Physicist Jim al-Khalili reveals how Islamic thinkers played a crucial role in explaining light and optics.
Playing a vital role in our everyday lives, technologies based on light are in use all around us. From art and science to modern technology, the study of light – and how it behaves and interacts with matter has intrigued scientists for over a century.
|Ibn al-Haytham, the “father of modern optics”|
•Iraqi Muslim scientist Ibn al-Haytham played a crucial role in explaining the nature of light and vision.
•The 11th-century thinker and his “Kitab al-Manazir” (Book of Optics) shaped our understanding of vision, optics and light.
•Haytham challenged Plato’s and Euclid’s theories that argued we see objects by shining light out of our eyes onto them.
•He argues instead that vision is rays coming from external luminous sources that enter the eye.
•His “camera obscura”, which mathematically proved that light travels in a straight line, forms the basis of photography.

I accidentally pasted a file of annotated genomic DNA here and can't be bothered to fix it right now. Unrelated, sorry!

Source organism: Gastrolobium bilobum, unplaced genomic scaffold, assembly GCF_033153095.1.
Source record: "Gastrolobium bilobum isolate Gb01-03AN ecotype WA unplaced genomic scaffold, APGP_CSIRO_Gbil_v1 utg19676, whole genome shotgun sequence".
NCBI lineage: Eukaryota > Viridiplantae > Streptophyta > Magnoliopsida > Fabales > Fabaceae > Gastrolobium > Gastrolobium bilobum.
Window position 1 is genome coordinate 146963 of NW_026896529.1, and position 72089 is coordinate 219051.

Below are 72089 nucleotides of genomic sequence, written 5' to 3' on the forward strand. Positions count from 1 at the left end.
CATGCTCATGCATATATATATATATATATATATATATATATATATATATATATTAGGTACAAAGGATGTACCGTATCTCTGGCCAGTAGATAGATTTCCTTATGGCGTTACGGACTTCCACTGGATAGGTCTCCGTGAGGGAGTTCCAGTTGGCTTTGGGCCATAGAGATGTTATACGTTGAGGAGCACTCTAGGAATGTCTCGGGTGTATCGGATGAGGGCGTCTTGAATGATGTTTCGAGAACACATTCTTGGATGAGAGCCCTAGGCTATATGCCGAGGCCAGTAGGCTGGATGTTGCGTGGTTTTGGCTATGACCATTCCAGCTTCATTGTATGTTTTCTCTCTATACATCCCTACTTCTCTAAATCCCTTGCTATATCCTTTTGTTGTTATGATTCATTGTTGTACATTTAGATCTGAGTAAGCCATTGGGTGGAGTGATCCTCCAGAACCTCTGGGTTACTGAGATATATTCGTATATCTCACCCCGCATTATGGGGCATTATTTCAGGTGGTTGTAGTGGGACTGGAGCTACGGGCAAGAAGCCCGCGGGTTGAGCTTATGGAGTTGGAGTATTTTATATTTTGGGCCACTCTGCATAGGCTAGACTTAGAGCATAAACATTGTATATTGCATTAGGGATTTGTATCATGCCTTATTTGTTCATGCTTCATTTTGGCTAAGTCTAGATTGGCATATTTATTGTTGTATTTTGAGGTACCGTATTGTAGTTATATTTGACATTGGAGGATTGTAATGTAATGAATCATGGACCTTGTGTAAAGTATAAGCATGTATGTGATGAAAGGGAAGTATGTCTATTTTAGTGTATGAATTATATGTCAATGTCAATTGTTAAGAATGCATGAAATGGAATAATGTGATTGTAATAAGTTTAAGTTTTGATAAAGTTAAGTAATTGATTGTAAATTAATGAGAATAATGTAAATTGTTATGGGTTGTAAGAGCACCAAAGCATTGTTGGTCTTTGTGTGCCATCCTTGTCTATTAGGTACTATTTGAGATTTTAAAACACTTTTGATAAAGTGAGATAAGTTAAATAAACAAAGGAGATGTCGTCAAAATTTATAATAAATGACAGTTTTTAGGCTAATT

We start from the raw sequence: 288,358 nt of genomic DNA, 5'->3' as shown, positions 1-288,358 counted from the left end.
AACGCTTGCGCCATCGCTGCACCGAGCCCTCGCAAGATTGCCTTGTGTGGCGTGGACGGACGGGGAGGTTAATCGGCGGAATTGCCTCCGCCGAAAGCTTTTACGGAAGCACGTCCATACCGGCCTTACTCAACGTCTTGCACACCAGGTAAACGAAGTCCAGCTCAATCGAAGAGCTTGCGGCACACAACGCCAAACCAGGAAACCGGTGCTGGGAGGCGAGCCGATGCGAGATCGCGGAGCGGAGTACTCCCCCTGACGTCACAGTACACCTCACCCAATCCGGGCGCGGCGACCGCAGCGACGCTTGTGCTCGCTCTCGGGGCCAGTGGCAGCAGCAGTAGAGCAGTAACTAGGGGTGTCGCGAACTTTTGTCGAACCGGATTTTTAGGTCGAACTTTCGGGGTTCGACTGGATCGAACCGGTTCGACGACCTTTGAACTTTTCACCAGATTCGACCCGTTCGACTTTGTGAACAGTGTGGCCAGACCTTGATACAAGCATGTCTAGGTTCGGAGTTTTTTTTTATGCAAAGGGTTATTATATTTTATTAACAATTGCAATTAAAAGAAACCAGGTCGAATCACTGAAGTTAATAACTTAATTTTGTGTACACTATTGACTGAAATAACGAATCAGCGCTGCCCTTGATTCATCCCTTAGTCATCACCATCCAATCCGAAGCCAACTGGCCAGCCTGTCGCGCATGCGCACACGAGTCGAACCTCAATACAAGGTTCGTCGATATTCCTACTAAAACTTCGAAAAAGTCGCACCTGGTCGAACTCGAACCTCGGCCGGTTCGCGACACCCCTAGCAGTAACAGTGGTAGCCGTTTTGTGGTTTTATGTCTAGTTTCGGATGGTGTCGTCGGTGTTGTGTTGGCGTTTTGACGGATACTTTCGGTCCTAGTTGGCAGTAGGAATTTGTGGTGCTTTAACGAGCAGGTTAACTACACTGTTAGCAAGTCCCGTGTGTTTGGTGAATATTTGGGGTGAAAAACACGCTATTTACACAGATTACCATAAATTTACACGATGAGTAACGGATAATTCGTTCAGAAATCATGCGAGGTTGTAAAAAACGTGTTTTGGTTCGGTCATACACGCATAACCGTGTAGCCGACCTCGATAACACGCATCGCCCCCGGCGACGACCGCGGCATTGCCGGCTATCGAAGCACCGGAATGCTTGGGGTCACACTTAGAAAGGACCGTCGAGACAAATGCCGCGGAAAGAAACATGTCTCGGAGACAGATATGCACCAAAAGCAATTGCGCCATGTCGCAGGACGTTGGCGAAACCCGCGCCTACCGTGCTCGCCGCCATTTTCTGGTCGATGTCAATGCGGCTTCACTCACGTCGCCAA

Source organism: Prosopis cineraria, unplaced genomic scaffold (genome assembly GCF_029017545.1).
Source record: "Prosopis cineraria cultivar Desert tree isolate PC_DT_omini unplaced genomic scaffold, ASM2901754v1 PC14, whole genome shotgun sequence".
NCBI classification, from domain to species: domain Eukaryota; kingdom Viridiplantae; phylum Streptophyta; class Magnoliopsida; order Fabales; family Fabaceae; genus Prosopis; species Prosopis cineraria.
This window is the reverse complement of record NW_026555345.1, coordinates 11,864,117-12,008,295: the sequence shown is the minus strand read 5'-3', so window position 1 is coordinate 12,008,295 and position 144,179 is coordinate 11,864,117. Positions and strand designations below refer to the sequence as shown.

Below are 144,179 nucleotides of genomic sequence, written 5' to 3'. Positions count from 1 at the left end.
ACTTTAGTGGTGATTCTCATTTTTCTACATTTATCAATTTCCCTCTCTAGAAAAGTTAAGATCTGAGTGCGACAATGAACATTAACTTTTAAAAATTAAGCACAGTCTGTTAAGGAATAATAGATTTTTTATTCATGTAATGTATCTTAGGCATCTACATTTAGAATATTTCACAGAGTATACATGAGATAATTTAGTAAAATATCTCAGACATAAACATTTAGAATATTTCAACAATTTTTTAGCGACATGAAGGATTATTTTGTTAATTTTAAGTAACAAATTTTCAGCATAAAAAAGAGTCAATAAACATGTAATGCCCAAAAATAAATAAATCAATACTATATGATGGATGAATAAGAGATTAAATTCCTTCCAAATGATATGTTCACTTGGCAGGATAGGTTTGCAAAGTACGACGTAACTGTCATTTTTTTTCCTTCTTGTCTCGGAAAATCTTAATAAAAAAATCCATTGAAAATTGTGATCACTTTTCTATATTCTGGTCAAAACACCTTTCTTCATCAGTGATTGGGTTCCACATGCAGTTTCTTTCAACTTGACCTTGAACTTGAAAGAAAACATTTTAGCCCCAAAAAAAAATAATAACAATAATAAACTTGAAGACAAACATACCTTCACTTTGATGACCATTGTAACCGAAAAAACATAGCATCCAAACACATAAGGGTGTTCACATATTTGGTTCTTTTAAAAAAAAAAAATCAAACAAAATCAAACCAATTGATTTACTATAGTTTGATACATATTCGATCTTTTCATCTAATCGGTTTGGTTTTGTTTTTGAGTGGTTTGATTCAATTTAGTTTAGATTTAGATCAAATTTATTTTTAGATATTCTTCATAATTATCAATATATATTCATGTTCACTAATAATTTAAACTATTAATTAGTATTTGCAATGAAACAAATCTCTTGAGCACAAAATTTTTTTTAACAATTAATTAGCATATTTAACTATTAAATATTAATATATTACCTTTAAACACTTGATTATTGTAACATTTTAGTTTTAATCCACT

2015 marked the 1,000th anniversary of the Kitab al-Manazir (The Book of Optics), a seven-volume treatise written by the Iraqi scientist Ibn al-Haytham – a pioneering thinker whose views have been crucial to our understanding of how the universe came into existence.
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Shaping our understanding of vision, optics and light, Ibn al-Haytham interrogated theories of light put forward by the Greeks – men like Plato and Euclid who argued that the way we see objects is by shining light out of our eyes onto them. Ibn al-Haytham argued instead, and correctly, that the way we see is by light entering our eyes from outside either reflecting off objects or directly from luminous bodies like candles or the sun.
His methodology of investigation, in which he combined theory and experiments, were also remarkable for their emphasis on proof and evidence.
In the first episode of Science in the Golden Age, theoretical physicist, Jim al-Khalili, looks at state-of-the-art applications of optics and traces the science of light back to the medieval Islamic world.
Al-Khalili recreates Ibn al-Haytham’s famous ‘camera obscura’ experiment with stunning results and also uncovers the work of Ibn Sahl, a mathematician and physicist associated with the Abbasid court of Baghdad. According to a recently discovered manuscript, he correctly described “Snell’s law of refraction” centuries before Dutch astronomer Willebrord Snellius was even born.
We also look at the work of Ibn Mu’adh, who brought together knowledge of optics and geometry in order to estimate the height of the atmosphere.